Arbuscular mycorrhizal fungal communities in subSaharan Savannahs of Benin, West Africa, as affected by agricultural land use intensity and ecological zone
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Tchabi, A., Coyne, D., Hountondji, F., Lawouin, L., Wiemken, A. & Oehl, F. (2008). Arbuscular mycorrhizal fungal communities in sub-Saharan Savannas of Benin, West Africa, as affected by agricultural land use intensity and ecological zone. Mycorrhiza, 18(4), 181-195.
Permanent link to cite or share this item: http://hdl.handle.net/10568/92248
The rapid decline of soil fertility of cultivated lands in the sub-Saharan savannas of West Africa is considered to be the main cause of the increasingly severeconstraints of food production. The soils in this tropical area are highly fragile, and crop yields are limited bycharacteristically low levels of available phosphorus. Under such preconditions, the multiple benefits of the arbuscular mycorrhizal (AM) symbiosis are likely to play a pivotal role for maintaining natural soil fertility by enhancing plant nutrient use efficiency, plant health, and stabilization of a favorable soil structure. Thus, it is important to explore the impact of the commonly applied farming practices on thenative AM fungal community. In the present study, we determined the AM fungal species composition in threeecological zones differing by an increasingly prolonged dryseason from South to North, from the Southern Guinea Savanna (SG), to the Northern Guinea Savanna (NG), to the Sudan Savanna (SU). In each zone, four “natural ”and four “cultivated”sites were selected. “Natural” sites were three natural forest savannas (at least 25–30 years old) anda long-term fallow (6–7 years old). “Cultivated” sites comprised a field with yam (Dioscorea spp.) establishedduring the first year after forest clearance, a field under mixed cropping with maize (Zea mays) and peanut (Arachis hypogaea), a field under peanut, and a field under cotton (Gossypium hirsutum) which was the most intensivelymanaged crop. Soil samples were collected towards the end of the wet season in each zone. AM fungal spores wereextracted and morphologically identified. Soil subsamples were used to inoculate AM fungal trap cultures using Stylosanthes guianensis and Brachiaria humidicola as hostplants to monitor AM root colonization and spore formation over 10 and 24 months, respectively. A total of 60 AM fungal species were detected, with only seven species sporulating in the trap cultures. Spore density and species richness were generally higher in the natural savannas andunder yam than at the other cultivated sites and lowestunder the intensively managed cotton. In the fallows, species richness was intermediate, indicating that the high richness of the natural savannas was not restored. Surprisingly, higher species richness was observed in the SU than in the SG and NG, mainly due to a high proportion ofspecies in the Gigasporaceae, Acaulosporaceae, and Glomeraceae. We conclude that the West African savannas contain a high natural AM fungal species richness, but that this natural richness is significantly affected by the common agricultural land use practices and appears not to be quicklyrestored by fallow.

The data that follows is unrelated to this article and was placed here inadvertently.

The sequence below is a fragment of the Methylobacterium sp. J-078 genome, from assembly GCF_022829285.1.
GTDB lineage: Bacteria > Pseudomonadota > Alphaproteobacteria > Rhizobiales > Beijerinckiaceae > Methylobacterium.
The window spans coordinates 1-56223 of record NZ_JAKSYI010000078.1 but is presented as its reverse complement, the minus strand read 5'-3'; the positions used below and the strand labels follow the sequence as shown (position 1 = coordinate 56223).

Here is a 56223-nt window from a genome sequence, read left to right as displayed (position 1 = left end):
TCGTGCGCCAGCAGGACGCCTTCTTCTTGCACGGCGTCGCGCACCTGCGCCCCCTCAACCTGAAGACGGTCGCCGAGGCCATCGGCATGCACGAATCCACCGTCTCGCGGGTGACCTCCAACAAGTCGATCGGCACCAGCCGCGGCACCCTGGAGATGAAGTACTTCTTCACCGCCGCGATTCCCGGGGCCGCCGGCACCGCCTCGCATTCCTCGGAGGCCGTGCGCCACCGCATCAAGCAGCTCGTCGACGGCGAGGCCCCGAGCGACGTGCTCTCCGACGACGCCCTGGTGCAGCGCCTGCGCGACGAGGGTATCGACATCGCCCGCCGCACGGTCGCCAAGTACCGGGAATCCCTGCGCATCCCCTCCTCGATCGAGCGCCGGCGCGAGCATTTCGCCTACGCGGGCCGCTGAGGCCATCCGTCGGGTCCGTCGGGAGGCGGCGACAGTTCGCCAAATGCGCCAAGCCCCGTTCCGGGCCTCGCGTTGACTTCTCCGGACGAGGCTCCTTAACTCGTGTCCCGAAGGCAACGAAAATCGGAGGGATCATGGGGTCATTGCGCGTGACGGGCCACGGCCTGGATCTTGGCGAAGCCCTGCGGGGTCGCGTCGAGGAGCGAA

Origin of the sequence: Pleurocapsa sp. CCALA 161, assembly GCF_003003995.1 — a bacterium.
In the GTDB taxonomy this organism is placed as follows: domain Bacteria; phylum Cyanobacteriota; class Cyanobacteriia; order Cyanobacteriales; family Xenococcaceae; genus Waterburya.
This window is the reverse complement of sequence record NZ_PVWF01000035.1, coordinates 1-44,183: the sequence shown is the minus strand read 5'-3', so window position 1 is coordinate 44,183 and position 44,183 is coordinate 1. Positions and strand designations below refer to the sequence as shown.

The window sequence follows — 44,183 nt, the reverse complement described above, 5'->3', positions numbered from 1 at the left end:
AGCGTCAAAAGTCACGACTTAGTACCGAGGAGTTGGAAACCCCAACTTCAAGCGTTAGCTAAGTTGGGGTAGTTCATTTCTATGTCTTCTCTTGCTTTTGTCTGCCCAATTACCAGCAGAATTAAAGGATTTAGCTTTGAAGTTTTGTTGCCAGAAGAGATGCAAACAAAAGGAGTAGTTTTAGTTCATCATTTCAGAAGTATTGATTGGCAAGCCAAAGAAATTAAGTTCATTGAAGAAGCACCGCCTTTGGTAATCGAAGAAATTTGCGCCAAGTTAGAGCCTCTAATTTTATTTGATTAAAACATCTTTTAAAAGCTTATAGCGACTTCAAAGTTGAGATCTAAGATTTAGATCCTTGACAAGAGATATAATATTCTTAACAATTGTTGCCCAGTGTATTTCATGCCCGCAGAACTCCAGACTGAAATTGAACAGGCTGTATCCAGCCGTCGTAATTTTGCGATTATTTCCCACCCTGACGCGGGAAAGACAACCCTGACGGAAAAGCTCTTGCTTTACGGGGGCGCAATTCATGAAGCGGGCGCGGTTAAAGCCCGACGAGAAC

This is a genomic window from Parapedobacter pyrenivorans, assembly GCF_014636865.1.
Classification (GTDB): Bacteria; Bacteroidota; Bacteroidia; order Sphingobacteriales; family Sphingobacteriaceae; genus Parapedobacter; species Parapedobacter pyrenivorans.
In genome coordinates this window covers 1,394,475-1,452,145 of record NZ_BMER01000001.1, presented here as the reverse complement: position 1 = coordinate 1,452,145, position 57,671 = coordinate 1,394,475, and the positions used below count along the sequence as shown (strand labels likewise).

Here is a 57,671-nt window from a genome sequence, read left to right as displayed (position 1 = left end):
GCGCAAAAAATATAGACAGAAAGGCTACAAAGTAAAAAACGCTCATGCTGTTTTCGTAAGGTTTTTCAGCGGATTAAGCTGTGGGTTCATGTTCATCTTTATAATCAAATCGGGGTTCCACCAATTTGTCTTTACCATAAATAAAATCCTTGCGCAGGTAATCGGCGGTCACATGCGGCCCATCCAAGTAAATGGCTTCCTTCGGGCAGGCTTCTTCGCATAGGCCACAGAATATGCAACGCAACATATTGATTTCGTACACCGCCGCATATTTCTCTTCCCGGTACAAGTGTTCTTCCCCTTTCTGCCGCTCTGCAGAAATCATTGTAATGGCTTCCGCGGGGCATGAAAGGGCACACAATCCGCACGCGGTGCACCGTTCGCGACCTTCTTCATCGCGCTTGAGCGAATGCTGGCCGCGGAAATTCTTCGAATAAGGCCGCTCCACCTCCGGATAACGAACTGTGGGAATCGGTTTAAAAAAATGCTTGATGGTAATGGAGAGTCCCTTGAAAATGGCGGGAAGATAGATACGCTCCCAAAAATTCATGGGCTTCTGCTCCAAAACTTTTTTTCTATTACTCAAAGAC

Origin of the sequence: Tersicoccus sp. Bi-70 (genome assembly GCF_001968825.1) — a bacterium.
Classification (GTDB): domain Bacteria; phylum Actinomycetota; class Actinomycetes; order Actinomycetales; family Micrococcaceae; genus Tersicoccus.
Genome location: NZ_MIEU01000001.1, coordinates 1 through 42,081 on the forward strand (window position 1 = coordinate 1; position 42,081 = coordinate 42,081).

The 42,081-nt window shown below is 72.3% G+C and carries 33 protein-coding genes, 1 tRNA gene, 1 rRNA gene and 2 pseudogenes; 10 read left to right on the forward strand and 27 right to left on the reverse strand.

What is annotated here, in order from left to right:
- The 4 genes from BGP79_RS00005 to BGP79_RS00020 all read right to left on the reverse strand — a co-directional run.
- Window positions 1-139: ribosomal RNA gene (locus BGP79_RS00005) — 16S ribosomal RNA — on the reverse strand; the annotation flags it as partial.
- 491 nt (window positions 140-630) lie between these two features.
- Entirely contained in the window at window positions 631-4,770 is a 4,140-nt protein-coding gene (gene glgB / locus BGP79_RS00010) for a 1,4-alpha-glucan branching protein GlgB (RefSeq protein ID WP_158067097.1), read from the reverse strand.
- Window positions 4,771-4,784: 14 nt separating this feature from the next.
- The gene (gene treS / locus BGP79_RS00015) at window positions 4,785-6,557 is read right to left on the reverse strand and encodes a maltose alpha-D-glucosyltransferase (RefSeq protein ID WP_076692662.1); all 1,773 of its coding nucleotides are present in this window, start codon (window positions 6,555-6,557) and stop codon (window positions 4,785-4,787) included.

Investors/sponsorsSwiss Center for International Agriculture
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